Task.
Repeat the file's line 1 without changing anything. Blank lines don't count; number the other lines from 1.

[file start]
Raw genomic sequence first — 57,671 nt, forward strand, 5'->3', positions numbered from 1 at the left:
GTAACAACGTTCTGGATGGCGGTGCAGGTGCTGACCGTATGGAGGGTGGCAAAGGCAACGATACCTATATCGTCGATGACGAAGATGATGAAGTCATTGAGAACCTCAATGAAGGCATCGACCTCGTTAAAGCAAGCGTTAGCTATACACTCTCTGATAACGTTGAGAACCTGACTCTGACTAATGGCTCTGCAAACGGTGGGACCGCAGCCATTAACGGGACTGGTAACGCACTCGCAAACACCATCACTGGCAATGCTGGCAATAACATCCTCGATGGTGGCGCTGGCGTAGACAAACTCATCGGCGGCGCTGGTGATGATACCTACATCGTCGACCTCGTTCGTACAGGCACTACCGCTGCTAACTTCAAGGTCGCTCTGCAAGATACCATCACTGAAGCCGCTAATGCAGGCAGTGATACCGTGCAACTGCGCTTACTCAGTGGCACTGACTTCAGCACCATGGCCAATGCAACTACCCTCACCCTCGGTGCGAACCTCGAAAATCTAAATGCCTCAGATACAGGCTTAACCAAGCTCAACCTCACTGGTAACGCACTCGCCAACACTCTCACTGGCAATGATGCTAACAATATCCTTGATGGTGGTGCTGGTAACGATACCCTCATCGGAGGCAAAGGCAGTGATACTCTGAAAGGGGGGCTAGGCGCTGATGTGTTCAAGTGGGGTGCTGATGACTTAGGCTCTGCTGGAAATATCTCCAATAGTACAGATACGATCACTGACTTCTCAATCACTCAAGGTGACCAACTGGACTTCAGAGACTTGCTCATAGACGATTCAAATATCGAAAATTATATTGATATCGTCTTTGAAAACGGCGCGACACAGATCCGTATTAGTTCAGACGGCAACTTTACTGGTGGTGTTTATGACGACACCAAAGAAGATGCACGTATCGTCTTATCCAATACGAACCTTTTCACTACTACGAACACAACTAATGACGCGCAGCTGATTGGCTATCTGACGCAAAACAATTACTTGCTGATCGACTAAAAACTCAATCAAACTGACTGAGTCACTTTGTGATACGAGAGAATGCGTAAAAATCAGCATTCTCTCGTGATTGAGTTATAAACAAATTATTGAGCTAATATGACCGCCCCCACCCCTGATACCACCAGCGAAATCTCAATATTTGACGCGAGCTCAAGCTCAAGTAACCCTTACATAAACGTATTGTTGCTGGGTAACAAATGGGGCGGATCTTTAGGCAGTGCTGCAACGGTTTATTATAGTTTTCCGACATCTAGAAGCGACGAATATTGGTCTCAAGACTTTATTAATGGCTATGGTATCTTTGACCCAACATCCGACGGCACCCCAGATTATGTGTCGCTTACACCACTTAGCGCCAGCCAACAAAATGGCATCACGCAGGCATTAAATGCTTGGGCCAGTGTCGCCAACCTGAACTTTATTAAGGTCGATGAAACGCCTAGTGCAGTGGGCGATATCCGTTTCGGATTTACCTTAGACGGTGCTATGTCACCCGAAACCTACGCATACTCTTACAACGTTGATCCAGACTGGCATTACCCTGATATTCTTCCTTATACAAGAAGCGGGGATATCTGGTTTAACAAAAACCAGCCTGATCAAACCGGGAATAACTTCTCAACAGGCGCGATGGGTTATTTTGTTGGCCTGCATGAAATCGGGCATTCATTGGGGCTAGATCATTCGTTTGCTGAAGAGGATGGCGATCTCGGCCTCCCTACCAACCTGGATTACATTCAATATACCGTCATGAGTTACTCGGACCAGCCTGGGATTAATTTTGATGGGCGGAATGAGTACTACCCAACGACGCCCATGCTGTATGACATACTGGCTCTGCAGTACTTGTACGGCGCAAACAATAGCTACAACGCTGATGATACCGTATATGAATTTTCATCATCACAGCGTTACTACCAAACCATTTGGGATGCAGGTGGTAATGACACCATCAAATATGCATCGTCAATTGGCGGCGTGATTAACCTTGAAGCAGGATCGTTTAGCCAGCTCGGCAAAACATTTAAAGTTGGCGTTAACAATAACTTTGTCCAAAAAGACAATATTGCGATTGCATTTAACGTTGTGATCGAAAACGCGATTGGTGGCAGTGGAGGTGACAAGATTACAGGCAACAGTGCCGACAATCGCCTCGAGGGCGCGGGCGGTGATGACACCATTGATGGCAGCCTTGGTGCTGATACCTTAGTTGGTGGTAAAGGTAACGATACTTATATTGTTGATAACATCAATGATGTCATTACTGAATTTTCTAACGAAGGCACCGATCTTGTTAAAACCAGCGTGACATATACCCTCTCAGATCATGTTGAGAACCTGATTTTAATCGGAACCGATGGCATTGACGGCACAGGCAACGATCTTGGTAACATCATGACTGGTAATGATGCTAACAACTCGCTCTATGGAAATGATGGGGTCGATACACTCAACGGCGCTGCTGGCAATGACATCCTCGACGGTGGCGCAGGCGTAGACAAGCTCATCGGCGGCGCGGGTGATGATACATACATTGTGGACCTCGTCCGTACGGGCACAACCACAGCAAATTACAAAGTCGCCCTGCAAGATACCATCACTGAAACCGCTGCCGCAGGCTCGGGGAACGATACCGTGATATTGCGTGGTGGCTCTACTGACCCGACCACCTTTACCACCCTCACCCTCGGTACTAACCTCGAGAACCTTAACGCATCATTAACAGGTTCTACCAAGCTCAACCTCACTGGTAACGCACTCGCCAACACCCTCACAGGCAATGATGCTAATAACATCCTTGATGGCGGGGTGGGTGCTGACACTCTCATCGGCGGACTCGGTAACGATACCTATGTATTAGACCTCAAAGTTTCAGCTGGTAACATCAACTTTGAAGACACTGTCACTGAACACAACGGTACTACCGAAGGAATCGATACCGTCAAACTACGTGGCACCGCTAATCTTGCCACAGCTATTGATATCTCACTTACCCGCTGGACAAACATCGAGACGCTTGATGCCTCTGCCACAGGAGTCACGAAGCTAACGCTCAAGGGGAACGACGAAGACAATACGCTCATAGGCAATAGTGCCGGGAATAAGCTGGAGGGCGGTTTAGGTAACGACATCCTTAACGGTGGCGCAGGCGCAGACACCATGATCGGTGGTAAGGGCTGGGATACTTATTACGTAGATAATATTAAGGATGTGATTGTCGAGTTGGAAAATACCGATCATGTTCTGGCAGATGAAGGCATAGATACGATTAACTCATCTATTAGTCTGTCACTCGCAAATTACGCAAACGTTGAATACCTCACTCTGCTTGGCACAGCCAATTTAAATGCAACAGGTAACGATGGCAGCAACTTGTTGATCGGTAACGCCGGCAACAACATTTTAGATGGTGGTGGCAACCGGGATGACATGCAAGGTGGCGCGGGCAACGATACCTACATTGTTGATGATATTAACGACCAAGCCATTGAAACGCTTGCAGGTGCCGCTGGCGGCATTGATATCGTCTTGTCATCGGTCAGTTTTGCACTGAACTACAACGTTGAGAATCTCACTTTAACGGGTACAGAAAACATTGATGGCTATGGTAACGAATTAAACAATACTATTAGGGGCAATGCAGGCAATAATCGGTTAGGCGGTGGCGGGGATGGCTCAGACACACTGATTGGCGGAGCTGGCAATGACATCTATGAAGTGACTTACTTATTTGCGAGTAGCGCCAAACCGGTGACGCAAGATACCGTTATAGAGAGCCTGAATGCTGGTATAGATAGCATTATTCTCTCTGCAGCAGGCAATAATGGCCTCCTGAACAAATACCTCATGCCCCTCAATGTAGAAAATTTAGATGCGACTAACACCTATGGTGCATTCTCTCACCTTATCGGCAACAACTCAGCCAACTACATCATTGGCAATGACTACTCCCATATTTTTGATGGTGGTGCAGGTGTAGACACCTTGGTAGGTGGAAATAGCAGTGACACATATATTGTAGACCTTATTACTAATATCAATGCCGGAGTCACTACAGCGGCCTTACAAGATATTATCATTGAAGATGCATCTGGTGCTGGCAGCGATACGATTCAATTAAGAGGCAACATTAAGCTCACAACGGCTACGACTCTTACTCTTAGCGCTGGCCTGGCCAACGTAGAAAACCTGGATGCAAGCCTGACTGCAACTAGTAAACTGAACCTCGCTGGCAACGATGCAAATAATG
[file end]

Raw genomic sequence first — 57,671 nt, forward strand, 5'->3', positions numbered from 1 at the left: